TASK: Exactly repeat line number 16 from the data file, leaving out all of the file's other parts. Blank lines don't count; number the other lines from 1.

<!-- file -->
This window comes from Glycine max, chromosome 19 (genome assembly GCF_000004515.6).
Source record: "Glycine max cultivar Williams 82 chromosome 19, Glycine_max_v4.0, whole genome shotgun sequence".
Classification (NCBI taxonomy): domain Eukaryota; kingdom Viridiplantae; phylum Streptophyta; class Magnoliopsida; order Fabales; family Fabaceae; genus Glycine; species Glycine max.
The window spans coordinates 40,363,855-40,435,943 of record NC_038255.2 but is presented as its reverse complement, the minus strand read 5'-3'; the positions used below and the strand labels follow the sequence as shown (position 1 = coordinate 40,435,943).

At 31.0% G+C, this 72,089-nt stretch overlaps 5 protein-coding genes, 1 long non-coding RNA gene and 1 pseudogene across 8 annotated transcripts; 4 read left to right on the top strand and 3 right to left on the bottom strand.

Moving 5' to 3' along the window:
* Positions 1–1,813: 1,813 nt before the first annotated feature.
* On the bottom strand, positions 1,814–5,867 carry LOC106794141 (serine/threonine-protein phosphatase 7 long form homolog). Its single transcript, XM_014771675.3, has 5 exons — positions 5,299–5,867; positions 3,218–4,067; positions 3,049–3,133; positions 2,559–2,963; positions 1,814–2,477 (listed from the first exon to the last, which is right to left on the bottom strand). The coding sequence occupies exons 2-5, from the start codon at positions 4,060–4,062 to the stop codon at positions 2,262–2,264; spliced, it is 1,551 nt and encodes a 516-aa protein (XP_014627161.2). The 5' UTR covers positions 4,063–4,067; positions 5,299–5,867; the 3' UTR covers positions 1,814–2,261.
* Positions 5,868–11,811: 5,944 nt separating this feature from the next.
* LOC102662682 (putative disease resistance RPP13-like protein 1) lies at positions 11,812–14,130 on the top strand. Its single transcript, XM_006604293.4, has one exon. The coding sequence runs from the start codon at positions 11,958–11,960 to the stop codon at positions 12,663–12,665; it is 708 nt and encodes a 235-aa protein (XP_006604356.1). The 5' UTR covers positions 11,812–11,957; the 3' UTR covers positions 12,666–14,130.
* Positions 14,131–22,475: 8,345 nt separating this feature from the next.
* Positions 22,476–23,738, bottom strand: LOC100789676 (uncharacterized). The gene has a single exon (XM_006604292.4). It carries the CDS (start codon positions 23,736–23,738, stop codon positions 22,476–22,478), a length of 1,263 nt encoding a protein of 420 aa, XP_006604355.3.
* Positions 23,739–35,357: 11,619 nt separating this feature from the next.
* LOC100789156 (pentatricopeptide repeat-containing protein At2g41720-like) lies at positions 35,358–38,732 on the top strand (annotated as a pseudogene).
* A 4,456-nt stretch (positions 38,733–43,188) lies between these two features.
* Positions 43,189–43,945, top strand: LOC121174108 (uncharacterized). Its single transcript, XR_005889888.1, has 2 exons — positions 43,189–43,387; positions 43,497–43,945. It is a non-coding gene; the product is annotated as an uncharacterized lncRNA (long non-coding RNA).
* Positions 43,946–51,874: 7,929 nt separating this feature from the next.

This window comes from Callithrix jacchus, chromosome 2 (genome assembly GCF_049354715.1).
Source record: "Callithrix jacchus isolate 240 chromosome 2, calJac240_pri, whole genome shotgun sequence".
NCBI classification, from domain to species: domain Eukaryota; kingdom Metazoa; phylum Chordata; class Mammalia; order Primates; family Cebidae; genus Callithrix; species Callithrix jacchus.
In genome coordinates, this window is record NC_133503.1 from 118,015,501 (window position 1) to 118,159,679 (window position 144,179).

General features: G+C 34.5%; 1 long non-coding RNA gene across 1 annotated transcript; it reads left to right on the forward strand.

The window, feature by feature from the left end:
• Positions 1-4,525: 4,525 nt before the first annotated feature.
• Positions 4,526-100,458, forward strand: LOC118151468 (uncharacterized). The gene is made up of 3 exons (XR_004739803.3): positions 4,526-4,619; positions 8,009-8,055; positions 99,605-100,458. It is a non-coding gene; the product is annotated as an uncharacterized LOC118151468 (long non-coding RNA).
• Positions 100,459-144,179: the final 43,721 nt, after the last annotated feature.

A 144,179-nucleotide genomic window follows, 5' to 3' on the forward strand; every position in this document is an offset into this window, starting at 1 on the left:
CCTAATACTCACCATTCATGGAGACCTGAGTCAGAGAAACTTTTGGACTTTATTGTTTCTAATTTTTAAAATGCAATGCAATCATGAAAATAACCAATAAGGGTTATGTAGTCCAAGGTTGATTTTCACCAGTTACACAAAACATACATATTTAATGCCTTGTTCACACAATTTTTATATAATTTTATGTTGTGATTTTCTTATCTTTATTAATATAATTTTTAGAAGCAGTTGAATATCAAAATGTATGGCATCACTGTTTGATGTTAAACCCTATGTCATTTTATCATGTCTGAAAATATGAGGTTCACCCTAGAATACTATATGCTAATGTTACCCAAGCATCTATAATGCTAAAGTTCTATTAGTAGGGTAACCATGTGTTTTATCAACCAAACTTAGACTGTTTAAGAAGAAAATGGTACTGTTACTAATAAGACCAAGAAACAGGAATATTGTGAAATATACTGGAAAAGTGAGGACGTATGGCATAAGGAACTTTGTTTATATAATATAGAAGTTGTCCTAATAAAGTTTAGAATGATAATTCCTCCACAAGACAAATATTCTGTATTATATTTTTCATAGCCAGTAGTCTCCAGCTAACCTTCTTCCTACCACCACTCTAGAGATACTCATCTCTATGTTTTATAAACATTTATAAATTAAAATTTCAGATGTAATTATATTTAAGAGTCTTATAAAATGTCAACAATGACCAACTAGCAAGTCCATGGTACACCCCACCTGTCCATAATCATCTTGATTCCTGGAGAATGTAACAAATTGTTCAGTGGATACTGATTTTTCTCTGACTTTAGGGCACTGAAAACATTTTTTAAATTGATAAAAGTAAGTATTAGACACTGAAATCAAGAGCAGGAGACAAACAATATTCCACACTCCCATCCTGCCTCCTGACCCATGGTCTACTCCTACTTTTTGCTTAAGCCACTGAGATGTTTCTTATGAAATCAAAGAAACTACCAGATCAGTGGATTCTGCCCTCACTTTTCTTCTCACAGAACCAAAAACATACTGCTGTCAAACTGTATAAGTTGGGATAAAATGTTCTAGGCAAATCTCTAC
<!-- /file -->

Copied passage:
* Positions 43,189–43,945, top strand: LOC121174108 (uncharacterized). Its single transcript, XR_005889888.1, has 2 exons — positions 43,189–43,387; positions 43,497–43,945. It is a non-coding gene; the product is annotated as an uncharacterized lncRNA (long non-coding RNA).